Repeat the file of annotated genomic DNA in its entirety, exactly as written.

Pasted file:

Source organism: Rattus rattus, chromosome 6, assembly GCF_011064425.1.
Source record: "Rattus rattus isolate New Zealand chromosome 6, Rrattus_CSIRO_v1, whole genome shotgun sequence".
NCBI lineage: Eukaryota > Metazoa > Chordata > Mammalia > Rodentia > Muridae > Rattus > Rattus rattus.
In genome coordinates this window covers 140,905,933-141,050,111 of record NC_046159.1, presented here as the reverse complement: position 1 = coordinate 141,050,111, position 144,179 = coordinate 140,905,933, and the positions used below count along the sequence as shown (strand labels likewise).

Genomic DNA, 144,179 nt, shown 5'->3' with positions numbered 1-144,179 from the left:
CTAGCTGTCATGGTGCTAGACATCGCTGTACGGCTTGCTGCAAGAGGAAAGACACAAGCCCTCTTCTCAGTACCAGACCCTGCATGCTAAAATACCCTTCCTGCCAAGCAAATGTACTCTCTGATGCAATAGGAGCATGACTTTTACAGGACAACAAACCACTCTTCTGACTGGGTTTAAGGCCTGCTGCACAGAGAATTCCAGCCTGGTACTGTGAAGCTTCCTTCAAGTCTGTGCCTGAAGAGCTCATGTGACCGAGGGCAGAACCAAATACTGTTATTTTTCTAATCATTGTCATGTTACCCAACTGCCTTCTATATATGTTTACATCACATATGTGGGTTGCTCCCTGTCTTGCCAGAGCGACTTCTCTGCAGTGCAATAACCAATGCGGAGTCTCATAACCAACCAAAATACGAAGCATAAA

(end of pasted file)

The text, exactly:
Source organism: Rattus rattus, chromosome 6, assembly GCF_011064425.1.
Source record: "Rattus rattus isolate New Zealand chromosome 6, Rrattus_CSIRO_v1, whole genome shotgun sequence".
NCBI lineage: Eukaryota > Metazoa > Chordata > Mammalia > Rodentia > Muridae > Rattus > Rattus rattus.
In genome coordinates this window covers 140,905,933-141,050,111 of record NC_046159.1, presented here as the reverse complement: position 1 = coordinate 141,050,111, position 144,179 = coordinate 140,905,933, and the positions used below count along the sequence as shown (strand labels likewise).

Genomic DNA, 144,179 nt, shown 5'->3' with positions numbered 1-144,179 from the left:
CTAGCTGTCATGGTGCTAGACATCGCTGTACGGCTTGCTGCAAGAGGAAAGACACAAGCCCTCTTCTCAGTACCAGACCCTGCATGCTAAAATACCCTTCCTGCCAAGCAAATGTACTCTCTGATGCAATAGGAGCATGACTTTTACAGGACAACAAACCACTCTTCTGACTGGGTTTAAGGCCTGCTGCACAGAGAATTCCAGCCTGGTACTGTGAAGCTTCCTTCAAGTCTGTGCCTGAAGAGCTCATGTGACCGAGGGCAGAACCAAATACTGTTATTTTTCTAATCATTGTCATGTTACCCAACTGCCTTCTATATATGTTTACATCACATATGTGGGTTGCTCCCTGTCTTGCCAGAGCGACTTCTCTGCAGTGCAATAACCAATGCGGAGTCTCATAACCAACCAAAATACGAAGCATAAA